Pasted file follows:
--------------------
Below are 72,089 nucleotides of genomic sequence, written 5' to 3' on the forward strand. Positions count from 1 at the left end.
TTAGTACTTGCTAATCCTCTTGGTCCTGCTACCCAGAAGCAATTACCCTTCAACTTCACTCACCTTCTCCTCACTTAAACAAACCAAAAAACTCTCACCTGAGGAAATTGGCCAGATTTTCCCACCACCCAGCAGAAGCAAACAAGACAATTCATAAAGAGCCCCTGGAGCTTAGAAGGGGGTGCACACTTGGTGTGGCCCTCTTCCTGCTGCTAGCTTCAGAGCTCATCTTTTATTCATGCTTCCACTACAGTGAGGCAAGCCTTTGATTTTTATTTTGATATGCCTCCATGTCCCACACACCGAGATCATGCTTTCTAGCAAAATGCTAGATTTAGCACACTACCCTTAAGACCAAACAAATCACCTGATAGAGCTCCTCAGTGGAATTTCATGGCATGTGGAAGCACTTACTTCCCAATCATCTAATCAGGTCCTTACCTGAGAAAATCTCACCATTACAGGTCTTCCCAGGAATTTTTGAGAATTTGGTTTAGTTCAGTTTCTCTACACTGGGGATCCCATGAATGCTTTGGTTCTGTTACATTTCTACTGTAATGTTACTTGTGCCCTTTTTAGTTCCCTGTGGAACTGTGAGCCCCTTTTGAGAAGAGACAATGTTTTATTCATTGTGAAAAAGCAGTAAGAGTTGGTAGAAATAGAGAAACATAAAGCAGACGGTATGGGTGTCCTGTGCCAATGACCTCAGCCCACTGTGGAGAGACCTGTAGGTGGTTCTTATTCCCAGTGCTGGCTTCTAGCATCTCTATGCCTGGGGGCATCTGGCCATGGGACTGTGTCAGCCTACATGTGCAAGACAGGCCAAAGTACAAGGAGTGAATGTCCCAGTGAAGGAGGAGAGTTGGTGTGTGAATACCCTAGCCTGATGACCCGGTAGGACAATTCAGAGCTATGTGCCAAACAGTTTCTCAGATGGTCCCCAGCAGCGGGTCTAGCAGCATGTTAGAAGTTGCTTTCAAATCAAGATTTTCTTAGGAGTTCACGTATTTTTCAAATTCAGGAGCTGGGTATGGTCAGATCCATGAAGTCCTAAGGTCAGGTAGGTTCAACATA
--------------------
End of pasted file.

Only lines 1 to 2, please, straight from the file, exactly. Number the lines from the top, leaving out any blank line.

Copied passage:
Below are 72,089 nucleotides of genomic sequence, written 5' to 3' on the forward strand. Positions count from 1 at the left end.
TTAGTACTTGCTAATCCTCTTGGTCCTGCTACCCAGAAGCAATTACCCTTCAACTTCACTCACCTTCTCCTCACTTAAACAAACCAAAAAACTCTCACCTGAGGAAATTGGCCAGATTTTCCCACCACCCAGCAGAAGCAAACAAGACAATTCATAAAGAGCCCCTGGAGCTTAGAAGGGGGTGCACACTTGGTGTGGCCCTCTTCCTGCTGCTAGCTTCAGAGCTCATCTTTTATTCATGCTTCCACTACAGTGAGGCAAGCCTTTGATTTTTATTTTGATATGCCTCCATGTCCCACACACCGAGATCATGCTTTCTAGCAAAATGCTAGATTTAGCACACTACCCTTAAGACCAAACAAATCACCTGATAGAGCTCCTCAGTGGAATTTCATGGCATGTGGAAGCACTTACTTCCCAATCATCTAATCAGGTCCTTACCTGAGAAAATCTCACCATTACAGGTCTTCCCAGGAATTTTTGAGAATTTGGTTTAGTTCAGTTTCTCTACACTGGGGATCCCATGAATGCTTTGGTTCTGTTACATTTCTACTGTAATGTTACTTGTGCCCTTTTTAGTTCCCTGTGGAACTGTGAGCCCCTTTTGAGAAGAGACAATGTTTTATTCATTGTGAAAAAGCAGTAAGAGTTGGTAGAAATAGAGAAACATAAAGCAGACGGTATGGGTGTCCTGTGCCAATGACCTCAGCCCACTGTGGAGAGACCTGTAGGTGGTTCTTATTCCCAGTGCTGGCTTCTAGCATCTCTATGCCTGGGGGCATCTGGCCATGGGACTGTGTCAGCCTACATGTGCAAGACAGGCCAAAGTACAAGGAGTGAATGTCCCAGTGAAGGAGGAGAGTTGGTGTGTGAATACCCTAGCCTGATGACCCGGTAGGACAATTCAGAGCTATGTGCCAAACAGTTTCTCAGATGGTCCCCAGCAGCGGGTCTAGCAGCATGTTAGAAGTTGCTTTCAAATCAAGATTTTCTTAGGAGTTCACGTATTTTTCAAATTCAGGAGCTGGGTATGGTCAGATCCATGAAGTCCTAAGGTCAGGTAGGTTCAACATA